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Senators try to head off ‘nuclear’ filibuster fight
Seeking to head off a poisonous debate over filibuster rules at the beginning of the new Congress, a gang of eight senators on Friday said they've worked out new procedures that could grease the legislative wheels while still preserving minority rights.
Sens. John McCain and Carl Levin, a senior Republican and a senior Democrat, led the effort which they said would make it easier to vote on some lower-court judges and would give the majority party a way to bring bills to the Senate floor faster, in exchange for guaranteeing the minority the right to offer amendments to legislation.
They were acting with less than a week to go before the new Congress is sworn in and Senate Majority Leader Harry Reid, Nevada Democrat, follows through on his pledge to alter the rules to eliminate one of the chances to filibuster.
Mr. Reid planned to push through that rules change using a 51-vote majority — which has been nicknamed the "nuclear option" — rather than the two-thirds vote most rules changes require.
"I really don't think that most of us who have been around for awhile want to see a nuclear Senate," Mr. McCain told reporters.
The gang of eight isn't enough to derail Mr. Reid's plans, but it does signal a deep wariness among some senior lawmakers to fundamentally change the workings of the chamber.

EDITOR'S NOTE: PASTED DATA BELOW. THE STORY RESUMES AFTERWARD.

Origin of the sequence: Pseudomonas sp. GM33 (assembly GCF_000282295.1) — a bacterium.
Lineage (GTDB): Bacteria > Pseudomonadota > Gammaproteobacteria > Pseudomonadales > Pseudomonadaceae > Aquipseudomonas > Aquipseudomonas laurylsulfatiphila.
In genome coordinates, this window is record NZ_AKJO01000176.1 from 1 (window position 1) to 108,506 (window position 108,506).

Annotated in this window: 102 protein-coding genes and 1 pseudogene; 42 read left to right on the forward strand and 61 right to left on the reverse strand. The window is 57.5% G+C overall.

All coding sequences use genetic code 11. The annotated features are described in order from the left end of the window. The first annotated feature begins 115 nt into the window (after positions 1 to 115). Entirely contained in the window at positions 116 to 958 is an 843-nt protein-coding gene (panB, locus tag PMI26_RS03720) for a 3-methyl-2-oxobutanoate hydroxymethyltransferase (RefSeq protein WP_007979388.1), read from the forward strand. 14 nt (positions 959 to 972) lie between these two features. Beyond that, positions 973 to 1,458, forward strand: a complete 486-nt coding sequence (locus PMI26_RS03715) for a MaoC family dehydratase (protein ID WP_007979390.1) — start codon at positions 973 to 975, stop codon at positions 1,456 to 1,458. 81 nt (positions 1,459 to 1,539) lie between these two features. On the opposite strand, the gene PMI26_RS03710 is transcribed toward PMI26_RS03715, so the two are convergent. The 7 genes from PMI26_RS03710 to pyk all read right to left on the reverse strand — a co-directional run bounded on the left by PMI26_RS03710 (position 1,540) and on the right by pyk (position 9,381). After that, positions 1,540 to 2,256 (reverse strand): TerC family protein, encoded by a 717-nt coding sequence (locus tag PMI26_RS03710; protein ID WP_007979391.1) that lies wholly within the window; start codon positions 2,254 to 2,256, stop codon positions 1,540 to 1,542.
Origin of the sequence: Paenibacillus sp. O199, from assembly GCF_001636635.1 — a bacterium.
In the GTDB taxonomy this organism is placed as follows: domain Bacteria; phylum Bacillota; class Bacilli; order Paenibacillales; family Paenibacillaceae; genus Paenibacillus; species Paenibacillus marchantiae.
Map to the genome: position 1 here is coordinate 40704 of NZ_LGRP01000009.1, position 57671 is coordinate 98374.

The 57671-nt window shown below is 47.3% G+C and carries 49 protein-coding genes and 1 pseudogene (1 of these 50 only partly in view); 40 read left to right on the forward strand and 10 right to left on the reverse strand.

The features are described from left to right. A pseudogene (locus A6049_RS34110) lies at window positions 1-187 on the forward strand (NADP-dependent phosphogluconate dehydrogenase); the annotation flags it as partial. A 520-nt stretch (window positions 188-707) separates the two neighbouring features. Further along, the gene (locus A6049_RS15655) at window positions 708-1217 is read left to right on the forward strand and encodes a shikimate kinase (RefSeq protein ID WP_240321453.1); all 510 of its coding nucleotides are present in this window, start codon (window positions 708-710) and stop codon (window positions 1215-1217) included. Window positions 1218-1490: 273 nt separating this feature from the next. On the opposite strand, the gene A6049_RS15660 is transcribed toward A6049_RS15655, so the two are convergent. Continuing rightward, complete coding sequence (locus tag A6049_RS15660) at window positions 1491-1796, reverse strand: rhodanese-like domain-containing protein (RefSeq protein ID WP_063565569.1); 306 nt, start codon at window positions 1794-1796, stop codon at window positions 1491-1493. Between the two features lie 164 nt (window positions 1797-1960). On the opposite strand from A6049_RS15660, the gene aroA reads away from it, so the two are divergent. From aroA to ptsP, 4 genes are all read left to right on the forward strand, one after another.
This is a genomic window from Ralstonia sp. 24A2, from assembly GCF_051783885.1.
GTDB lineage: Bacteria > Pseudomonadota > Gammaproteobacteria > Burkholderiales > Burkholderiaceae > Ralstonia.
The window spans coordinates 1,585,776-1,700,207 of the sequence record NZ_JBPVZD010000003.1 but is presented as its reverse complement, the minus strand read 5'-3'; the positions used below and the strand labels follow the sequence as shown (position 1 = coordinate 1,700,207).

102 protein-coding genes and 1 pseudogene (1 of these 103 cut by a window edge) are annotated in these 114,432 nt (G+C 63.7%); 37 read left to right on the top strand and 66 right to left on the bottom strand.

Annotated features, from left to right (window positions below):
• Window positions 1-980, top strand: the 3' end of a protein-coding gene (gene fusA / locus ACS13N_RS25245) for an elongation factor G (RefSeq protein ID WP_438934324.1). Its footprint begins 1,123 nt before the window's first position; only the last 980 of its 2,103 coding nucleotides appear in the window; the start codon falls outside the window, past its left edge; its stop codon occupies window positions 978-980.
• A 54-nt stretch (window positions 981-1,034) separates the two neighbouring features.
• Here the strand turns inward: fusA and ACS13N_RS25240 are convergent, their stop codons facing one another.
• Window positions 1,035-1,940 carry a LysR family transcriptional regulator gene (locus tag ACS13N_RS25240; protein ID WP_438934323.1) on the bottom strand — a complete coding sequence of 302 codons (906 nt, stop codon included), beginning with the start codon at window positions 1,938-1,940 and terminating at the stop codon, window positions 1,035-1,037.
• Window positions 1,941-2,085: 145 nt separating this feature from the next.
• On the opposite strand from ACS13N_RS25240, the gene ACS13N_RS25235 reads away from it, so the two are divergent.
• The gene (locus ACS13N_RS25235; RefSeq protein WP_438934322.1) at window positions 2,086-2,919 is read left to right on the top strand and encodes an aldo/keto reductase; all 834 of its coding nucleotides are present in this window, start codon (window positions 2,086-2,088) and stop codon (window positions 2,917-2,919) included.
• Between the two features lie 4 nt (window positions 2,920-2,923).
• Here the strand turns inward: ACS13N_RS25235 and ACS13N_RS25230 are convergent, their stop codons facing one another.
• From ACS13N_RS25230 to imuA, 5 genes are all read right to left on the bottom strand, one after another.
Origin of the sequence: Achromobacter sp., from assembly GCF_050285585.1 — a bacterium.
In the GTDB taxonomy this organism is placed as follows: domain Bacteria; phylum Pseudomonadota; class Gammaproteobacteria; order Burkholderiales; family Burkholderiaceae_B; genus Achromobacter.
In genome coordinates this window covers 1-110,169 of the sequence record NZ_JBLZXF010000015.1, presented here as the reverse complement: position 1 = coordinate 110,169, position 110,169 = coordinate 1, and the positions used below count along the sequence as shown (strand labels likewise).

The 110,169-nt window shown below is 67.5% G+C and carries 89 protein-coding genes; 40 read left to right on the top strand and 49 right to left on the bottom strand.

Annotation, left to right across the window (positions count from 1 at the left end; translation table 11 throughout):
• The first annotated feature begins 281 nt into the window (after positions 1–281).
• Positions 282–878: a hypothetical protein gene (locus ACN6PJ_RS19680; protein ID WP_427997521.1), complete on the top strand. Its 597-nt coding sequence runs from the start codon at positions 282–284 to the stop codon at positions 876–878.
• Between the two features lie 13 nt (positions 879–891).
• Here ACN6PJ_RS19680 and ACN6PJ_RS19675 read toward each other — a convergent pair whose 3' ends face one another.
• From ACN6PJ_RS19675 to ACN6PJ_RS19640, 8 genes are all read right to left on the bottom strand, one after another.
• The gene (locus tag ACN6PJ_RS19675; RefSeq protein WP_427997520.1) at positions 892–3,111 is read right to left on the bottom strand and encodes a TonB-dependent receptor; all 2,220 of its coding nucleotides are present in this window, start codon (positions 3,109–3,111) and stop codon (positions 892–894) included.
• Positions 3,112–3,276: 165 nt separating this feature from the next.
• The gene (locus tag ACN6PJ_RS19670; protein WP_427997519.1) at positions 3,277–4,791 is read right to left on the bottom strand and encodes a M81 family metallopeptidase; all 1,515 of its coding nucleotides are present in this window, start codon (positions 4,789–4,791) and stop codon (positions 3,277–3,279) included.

Under current rules minority parties get two chances to filibuster bills — first even before the bill gets to the floor, and again before final passage. The gang of eight proposed giving the majority leader another option to avoid that first filibuster, but only if he guarantees that the minority will get to offer at least two amendments to the bill.
Right now, the majority argues it is too tough to move to bills, and the minority argues they get shut out of offering amendments, which has always been a key tradition of the Senate.
Mr. McCain and Mr. Levin are an influential pair, having just shepherded the annual defense policy bill through a Senate that has been unable to do much of anything over the last two years.
They were joined by Democratic Sens. Charles E. Schumer of New York, Mark Pryor of Arkansas and Benjamin L. Cardin of Maryland, and Republican Sens. Lamar Alexander of Tennessee, John Barrasso of Wyoming and Jon Kyl of Arizona — though Mr. Kyl is leaving at the end of this Congress.
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